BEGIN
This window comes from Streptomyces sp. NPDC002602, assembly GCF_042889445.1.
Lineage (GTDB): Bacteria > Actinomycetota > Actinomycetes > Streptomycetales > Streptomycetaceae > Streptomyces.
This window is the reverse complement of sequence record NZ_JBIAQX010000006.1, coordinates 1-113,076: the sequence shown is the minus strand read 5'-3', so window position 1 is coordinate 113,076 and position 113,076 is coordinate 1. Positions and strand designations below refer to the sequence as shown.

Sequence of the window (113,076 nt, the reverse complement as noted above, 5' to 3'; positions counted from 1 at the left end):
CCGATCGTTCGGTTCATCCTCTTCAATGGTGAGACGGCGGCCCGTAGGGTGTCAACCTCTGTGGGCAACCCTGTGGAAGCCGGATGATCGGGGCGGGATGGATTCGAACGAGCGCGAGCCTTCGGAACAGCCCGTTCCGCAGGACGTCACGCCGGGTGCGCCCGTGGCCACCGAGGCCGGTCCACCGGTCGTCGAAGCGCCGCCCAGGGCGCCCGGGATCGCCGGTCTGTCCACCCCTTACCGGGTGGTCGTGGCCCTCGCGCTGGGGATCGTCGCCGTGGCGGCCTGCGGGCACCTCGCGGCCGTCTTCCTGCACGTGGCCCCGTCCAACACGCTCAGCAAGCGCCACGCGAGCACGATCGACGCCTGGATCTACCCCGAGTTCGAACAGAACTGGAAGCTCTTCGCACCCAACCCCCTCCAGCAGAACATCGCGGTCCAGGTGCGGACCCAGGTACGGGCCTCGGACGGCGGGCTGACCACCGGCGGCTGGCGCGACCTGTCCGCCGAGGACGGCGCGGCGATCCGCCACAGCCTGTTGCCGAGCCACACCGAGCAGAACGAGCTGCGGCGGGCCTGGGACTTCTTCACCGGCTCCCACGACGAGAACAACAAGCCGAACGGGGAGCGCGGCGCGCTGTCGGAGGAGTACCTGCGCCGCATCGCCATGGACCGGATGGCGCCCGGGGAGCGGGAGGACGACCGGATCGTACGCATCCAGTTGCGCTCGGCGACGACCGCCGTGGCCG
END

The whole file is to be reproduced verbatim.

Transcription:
This window comes from Streptomyces sp. NPDC002602, assembly GCF_042889445.1.
Lineage (GTDB): Bacteria > Actinomycetota > Actinomycetes > Streptomycetales > Streptomycetaceae > Streptomyces.
This window is the reverse complement of sequence record NZ_JBIAQX010000006.1, coordinates 1-113,076: the sequence shown is the minus strand read 5'-3', so window position 1 is coordinate 113,076 and position 113,076 is coordinate 1. Positions and strand designations below refer to the sequence as shown.

Sequence of the window (113,076 nt, the reverse complement as noted above, 5' to 3'; positions counted from 1 at the left end):
CCGATCGTTCGGTTCATCCTCTTCAATGGTGAGACGGCGGCCCGTAGGGTGTCAACCTCTGTGGGCAACCCTGTGGAAGCCGGATGATCGGGGCGGGATGGATTCGAACGAGCGCGAGCCTTCGGAACAGCCCGTTCCGCAGGACGTCACGCCGGGTGCGCCCGTGGCCACCGAGGCCGGTCCACCGGTCGTCGAAGCGCCGCCCAGGGCGCCCGGGATCGCCGGTCTGTCCACCCCTTACCGGGTGGTCGTGGCCCTCGCGCTGGGGATCGTCGCCGTGGCGGCCTGCGGGCACCTCGCGGCCGTCTTCCTGCACGTGGCCCCGTCCAACACGCTCAGCAAGCGCCACGCGAGCACGATCGACGCCTGGATCTACCCCGAGTTCGAACAGAACTGGAAGCTCTTCGCACCCAACCCCCTCCAGCAGAACATCGCGGTCCAGGTGCGGACCCAGGTACGGGCCTCGGACGGCGGGCTGACCACCGGCGGCTGGCGCGACCTGTCCGCCGAGGACGGCGCGGCGATCCGCCACAGCCTGTTGCCGAGCCACACCGAGCAGAACGAGCTGCGGCGGGCCTGGGACTTCTTCACCGGCTCCCACGACGAGAACAACAAGCCGAACGGGGAGCGCGGCGCGCTGTCGGAGGAGTACCTGCGCCGCATCGCCATGGACCGGATGGCGCCCGGGGAGCGGGAGGACGACCGGATCGTACGCATCCAGTTGCGCTCGGCGACGACCGCCGTGGCCG